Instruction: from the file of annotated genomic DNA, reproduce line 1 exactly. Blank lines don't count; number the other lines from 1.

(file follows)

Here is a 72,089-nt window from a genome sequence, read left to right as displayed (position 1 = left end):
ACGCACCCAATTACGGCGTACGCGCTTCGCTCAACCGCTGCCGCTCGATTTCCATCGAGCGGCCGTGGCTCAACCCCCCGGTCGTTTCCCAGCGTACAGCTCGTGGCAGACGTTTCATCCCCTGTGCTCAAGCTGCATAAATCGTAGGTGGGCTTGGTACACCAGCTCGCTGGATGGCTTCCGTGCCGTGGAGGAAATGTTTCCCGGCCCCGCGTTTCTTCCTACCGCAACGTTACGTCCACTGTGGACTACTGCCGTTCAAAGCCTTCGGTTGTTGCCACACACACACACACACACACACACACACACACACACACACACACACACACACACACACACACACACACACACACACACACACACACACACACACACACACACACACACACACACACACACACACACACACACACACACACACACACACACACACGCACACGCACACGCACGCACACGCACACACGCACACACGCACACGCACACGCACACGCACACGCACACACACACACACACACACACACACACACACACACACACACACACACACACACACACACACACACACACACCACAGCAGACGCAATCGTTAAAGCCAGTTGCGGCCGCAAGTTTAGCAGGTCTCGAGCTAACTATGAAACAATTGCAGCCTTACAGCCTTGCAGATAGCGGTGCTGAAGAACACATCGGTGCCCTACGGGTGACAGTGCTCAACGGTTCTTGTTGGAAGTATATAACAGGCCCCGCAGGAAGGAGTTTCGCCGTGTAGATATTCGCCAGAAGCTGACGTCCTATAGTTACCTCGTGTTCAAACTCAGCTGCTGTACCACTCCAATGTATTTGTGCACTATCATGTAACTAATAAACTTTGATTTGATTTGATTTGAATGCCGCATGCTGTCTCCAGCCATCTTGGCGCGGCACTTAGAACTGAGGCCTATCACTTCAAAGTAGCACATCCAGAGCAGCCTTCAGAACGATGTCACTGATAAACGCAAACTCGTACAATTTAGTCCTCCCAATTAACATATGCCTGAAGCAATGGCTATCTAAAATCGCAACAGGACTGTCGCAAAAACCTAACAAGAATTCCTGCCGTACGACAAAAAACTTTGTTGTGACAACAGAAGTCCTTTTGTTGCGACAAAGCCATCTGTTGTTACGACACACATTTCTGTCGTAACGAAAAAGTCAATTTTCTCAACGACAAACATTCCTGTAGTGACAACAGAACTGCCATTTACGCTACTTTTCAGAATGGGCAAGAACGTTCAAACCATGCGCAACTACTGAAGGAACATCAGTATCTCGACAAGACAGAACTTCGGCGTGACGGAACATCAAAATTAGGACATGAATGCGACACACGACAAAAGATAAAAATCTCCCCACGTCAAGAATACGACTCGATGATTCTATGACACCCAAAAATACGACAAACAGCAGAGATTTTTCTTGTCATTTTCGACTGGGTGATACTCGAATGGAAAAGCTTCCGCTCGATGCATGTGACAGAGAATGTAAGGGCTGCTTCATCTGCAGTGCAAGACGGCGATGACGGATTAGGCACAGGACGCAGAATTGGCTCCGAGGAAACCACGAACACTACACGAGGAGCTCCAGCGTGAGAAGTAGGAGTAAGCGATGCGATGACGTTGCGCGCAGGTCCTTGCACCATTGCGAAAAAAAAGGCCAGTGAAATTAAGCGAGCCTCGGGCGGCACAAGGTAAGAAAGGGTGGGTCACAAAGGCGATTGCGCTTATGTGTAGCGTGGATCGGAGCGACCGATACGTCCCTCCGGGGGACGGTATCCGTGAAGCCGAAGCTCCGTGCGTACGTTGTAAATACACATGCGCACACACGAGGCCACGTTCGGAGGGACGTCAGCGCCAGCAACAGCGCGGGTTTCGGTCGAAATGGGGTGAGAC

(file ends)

Here is a 72,089-nt window from a genome sequence, read left to right as displayed (position 1 = left end):